To the editor: It's important to increase fuel efficiency and implement alternatives to fossil fuels. Government policy offers many incentives and regulations to encourage this turnover of the fleet. When it comes to repairing our highways, however, those vehicles wear down the pavement and take up the same space as vehicles that use conventional fuels, yet they increasingly pay little or nothing toward real system costs. ("Tracking miles as gas tax alternative raises fairness, privacy concerns," Dec. 6)
Hopefully we can achieve a consensus that those who use the highway system should pay for the damage they cause and the maintenance they require, rather than rely so heavily on regressive measures like sales taxes that soak those who use public transit instead of highways.
A mileage-based user fee would achieve just that. Let's begin the discussion of that approach, comparing it to the alternatives — continued degradation of our highways, raising taxes that burden payers out of proportion to their use or diverting money from general funds needed for other important social issues.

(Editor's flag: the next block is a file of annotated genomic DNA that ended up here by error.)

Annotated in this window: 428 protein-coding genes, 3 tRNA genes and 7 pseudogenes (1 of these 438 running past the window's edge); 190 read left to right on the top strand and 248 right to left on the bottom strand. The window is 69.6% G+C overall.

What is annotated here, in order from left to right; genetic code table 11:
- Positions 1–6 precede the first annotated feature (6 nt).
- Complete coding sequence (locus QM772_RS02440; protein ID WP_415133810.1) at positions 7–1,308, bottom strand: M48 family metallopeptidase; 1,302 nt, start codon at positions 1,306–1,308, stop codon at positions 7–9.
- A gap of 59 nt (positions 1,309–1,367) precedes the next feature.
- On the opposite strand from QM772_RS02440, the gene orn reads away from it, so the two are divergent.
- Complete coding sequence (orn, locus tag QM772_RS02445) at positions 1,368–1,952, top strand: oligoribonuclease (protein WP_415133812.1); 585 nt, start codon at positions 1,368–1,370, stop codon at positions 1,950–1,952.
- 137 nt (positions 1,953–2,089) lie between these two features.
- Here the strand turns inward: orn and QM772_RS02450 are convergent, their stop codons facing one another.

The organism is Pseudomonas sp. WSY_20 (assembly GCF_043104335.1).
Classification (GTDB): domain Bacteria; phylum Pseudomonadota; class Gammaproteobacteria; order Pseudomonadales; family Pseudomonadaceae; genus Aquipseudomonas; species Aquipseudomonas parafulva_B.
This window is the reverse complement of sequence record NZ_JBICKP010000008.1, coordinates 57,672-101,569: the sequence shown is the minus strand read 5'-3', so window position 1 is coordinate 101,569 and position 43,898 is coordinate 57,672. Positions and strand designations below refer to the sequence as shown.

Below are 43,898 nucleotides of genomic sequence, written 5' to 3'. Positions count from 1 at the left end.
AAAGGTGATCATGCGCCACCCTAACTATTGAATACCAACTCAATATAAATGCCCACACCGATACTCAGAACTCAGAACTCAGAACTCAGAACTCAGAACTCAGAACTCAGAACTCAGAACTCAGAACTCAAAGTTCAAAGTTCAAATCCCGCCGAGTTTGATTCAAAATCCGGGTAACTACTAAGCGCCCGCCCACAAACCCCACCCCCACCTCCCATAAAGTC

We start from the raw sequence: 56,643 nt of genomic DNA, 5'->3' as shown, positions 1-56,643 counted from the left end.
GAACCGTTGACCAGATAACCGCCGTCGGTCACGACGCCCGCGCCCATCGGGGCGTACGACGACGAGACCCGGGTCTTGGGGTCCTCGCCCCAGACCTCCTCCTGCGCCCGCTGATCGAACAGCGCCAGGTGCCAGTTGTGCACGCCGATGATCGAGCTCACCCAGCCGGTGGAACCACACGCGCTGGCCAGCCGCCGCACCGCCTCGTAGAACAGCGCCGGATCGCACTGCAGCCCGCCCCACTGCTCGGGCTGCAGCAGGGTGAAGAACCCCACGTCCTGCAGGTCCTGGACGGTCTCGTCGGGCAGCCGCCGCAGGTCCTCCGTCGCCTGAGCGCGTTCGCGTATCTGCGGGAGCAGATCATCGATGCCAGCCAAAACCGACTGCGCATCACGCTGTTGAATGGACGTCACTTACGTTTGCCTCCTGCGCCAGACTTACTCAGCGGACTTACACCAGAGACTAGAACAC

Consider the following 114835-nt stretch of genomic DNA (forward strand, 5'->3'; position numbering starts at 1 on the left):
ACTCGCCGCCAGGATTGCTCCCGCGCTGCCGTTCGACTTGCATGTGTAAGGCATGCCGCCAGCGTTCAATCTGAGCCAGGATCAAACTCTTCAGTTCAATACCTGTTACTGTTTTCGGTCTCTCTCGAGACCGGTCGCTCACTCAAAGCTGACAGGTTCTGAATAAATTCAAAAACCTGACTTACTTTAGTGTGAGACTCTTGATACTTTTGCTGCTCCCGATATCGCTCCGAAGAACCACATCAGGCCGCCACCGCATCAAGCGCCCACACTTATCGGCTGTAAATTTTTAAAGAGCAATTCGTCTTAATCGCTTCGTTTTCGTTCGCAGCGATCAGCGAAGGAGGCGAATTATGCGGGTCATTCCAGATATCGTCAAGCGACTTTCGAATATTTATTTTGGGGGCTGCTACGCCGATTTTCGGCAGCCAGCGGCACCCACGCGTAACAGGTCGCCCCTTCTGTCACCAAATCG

Geoffrey Yarema, Los Angeles
The writer is a member of the National Surface Transportation Financing Commission.
To the editor: Is the state Legislature seriously considering replacing the gasoline tax with a mileage fee? Aside from the logistical problems of collecting such a fee, it would surely be a move in the wrong direction.
For years now we have been encouraging Californians to buy cars that use less gasoline. A mileage fee would reward those who drive gas-guzzling vehicles and increase costs for those who choose to drive electric or gas-frugal cars.
For more revenue to fix roads, I suggest increased registration fees based on fuel consumption. Many of our country's problems might disappear if we were not dependent on foreign oil.
Thomas B. Wills, Laguna Niguel